Preprocessing jobs (motion correction, CTF estimation, particle picking, extraction) can generally be considered deterministic in the sense that, for the same CryoSPARC version, clearing a job and re-running it later with the same input data and the same parameters will yield output data that is nearly identical, with the differences (for the reasons mentioned above) smaller than the measurable signal in cryo-EM data.
Other downstream job types, for example 2D classification, 3D ab-initio reconstruction, 3D refinements, 3D variability analysis, etc. can generally not be considered deterministic. This is because 1) these jobs heavily use stochastic algorithms that depend on random numbers and so forgetting to or incorrectly setting a random initial seed will produce very different results, and 2) because even with the same random seed, these jobs are all iterative and so small unavoidable differences (due to the reasons mentioned above) will accumulate and amplify over iterations leading to measurably different final results.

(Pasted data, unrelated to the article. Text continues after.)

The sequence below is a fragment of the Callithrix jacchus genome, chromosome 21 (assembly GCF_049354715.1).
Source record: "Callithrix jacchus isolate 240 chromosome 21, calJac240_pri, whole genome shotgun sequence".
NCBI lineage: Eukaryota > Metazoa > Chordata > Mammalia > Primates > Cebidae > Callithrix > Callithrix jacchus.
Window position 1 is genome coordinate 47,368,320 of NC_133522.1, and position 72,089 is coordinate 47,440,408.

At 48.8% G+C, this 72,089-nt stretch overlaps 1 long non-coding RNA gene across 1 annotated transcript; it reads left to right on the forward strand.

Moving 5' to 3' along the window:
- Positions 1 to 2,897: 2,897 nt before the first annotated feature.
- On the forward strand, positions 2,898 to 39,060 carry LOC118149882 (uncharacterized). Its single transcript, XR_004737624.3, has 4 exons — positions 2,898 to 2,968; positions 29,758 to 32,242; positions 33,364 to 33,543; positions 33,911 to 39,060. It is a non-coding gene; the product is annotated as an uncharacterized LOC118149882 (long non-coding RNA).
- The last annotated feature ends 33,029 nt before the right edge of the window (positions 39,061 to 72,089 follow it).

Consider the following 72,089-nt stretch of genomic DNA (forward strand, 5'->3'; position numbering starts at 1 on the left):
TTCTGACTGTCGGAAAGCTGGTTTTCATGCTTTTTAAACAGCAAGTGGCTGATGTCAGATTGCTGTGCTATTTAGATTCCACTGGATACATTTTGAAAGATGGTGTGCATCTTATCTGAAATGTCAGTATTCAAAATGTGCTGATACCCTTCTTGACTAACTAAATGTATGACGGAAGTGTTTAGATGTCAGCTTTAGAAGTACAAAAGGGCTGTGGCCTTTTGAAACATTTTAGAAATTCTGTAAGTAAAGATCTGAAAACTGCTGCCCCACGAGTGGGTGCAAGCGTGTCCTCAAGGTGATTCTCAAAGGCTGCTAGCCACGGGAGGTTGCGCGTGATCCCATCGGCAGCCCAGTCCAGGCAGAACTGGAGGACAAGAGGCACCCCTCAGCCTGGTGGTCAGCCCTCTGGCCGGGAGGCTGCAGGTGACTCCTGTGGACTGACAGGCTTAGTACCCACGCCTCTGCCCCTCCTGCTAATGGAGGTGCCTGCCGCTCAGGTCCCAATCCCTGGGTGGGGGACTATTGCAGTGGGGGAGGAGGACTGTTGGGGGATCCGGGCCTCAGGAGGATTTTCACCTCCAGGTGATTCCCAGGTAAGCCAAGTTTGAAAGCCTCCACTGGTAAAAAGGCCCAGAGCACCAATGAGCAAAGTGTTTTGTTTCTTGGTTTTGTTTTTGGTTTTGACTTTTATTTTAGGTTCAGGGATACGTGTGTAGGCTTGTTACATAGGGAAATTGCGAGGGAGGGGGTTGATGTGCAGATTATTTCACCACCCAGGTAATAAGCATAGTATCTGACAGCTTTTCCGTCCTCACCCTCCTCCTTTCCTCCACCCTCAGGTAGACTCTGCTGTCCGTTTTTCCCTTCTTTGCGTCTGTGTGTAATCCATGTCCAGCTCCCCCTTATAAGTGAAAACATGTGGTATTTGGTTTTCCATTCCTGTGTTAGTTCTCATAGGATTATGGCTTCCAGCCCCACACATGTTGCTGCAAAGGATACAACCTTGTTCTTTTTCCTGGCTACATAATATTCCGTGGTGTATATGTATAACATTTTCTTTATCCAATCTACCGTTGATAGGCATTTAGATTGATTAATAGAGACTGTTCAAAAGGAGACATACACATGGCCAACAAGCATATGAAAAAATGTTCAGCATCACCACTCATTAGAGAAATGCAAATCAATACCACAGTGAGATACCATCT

For these reasons, the Cleanup Data tool allows to clear preprocessing jobs that can be safely re-run in the future but does not attempt to clear downstream jobs.
Extracted particle sets take up significant space on disk, and the particles are arranged into files with typically one file per micrograph. Over the course of processing, only a subset of initially extracted particles are typically used for downstream processing. Particles are filtered out during 2D and 3D classification and sometimes particles from entire micrographs may be discarded during curation. Filtering out particles unfortunately does not erase them from disk, and a final particle set will typically be sparsely spread out through all of the initially extracted files.
At any point in a project when a useful subset of particles has been identified, the particles can be restacked using using the Restack Particles job. This job takes in an input particle set and writes new particle files containing only those particles as the output. After restacking, the original particle files can be deleted by clearing the extraction job from which they were produced. This can often reduce disk usage substantially and also has performance advantages for caching.
As an example of how use Restack Particles:
- A particle set is created as the output of Extract From Micrographs
- 2D Classification is run on the particle set, followed by Select 2D Classes, resulting in a subset of filtered particles of the original set as the output